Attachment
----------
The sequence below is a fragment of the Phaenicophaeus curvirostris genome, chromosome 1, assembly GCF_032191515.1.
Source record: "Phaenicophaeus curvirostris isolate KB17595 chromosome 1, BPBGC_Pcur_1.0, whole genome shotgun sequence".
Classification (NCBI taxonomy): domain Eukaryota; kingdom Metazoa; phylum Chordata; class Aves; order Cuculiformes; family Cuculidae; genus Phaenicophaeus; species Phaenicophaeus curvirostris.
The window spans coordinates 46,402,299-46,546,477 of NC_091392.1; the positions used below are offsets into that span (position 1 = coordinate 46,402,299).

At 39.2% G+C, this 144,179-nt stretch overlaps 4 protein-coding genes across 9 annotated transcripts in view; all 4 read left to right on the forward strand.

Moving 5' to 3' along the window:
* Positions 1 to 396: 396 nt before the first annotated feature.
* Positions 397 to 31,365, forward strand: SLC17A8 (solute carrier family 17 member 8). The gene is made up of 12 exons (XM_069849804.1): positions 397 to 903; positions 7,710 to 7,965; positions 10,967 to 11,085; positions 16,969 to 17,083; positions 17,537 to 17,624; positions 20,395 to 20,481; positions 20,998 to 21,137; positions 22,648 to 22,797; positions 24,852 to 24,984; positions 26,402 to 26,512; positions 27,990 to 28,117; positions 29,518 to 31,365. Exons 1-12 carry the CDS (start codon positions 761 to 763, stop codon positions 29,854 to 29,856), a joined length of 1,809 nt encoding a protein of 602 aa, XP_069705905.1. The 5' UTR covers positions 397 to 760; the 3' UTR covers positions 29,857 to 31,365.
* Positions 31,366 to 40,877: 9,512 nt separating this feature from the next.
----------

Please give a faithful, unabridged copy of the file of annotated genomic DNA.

The sequence below is a fragment of the Phaenicophaeus curvirostris genome, chromosome 1, assembly GCF_032191515.1.
Source record: "Phaenicophaeus curvirostris isolate KB17595 chromosome 1, BPBGC_Pcur_1.0, whole genome shotgun sequence".
Classification (NCBI taxonomy): domain Eukaryota; kingdom Metazoa; phylum Chordata; class Aves; order Cuculiformes; family Cuculidae; genus Phaenicophaeus; species Phaenicophaeus curvirostris.
The window spans coordinates 46,402,299-46,546,477 of NC_091392.1; the positions used below are offsets into that span (position 1 = coordinate 46,402,299).

At 39.2% G+C, this 144,179-nt stretch overlaps 4 protein-coding genes across 9 annotated transcripts in view; all 4 read left to right on the forward strand.

Moving 5' to 3' along the window:
* Positions 1 to 396: 396 nt before the first annotated feature.
* Positions 397 to 31,365, forward strand: SLC17A8 (solute carrier family 17 member 8). The gene is made up of 12 exons (XM_069849804.1): positions 397 to 903; positions 7,710 to 7,965; positions 10,967 to 11,085; positions 16,969 to 17,083; positions 17,537 to 17,624; positions 20,395 to 20,481; positions 20,998 to 21,137; positions 22,648 to 22,797; positions 24,852 to 24,984; positions 26,402 to 26,512; positions 27,990 to 28,117; positions 29,518 to 31,365. Exons 1-12 carry the CDS (start codon positions 761 to 763, stop codon positions 29,854 to 29,856), a joined length of 1,809 nt encoding a protein of 602 aa, XP_069705905.1. The 5' UTR covers positions 397 to 760; the 3' UTR covers positions 29,857 to 31,365.
* Positions 31,366 to 40,877: 9,512 nt separating this feature from the next.